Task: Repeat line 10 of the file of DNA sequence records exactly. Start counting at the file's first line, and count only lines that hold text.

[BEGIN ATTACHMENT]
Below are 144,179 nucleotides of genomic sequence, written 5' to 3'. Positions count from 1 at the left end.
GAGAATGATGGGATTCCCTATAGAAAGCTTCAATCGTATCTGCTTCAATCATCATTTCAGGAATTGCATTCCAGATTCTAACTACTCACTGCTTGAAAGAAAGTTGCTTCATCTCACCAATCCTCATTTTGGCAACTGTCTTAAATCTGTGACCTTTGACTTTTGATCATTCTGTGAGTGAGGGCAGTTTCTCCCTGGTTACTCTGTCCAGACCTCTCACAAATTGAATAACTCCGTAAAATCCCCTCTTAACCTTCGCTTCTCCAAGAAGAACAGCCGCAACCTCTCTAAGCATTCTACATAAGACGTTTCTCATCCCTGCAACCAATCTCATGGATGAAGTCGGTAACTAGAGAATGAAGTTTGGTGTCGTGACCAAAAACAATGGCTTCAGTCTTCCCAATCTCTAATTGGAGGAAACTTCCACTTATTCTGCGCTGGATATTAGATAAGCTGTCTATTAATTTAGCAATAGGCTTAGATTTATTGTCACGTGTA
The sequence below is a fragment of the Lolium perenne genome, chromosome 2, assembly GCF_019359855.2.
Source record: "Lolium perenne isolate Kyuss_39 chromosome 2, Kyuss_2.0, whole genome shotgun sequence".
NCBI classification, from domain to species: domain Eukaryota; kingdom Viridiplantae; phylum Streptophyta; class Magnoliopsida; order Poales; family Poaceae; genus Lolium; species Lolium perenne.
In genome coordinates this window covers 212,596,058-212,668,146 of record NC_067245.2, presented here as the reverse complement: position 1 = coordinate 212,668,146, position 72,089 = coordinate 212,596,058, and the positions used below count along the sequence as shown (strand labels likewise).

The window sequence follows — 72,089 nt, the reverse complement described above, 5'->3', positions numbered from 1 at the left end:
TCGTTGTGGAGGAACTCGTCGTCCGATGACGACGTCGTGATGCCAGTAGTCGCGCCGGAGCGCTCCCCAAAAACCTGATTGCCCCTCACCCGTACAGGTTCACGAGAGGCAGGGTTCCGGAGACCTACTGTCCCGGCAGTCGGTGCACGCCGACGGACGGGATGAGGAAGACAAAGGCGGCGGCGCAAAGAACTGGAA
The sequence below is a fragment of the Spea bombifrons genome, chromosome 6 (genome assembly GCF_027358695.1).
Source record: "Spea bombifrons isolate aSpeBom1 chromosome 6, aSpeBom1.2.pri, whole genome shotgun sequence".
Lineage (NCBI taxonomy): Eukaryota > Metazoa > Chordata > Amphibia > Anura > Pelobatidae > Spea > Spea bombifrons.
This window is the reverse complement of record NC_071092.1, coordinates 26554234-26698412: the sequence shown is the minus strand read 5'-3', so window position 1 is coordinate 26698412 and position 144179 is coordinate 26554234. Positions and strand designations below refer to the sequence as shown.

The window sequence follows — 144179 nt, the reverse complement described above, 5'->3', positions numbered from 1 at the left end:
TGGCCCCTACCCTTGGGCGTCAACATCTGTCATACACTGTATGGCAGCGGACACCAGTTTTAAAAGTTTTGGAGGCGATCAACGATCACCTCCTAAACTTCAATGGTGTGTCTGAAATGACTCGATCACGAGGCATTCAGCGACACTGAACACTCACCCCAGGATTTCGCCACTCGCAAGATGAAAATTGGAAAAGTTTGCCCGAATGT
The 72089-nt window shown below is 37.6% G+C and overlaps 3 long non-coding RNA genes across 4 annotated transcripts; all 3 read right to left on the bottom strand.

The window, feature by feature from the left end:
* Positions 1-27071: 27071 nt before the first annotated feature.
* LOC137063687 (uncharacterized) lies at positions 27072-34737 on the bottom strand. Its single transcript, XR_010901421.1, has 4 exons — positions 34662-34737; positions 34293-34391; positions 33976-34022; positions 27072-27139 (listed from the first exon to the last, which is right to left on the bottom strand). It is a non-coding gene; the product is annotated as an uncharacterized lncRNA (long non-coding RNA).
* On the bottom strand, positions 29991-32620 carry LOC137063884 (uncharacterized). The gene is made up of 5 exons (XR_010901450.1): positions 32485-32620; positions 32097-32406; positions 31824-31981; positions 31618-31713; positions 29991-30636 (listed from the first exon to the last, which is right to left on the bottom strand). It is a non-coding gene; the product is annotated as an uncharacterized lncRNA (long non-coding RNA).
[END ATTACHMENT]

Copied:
Source record: "Spea bombifrons isolate aSpeBom1 chromosome 6, aSpeBom1.2.pri, whole genome shotgun sequence".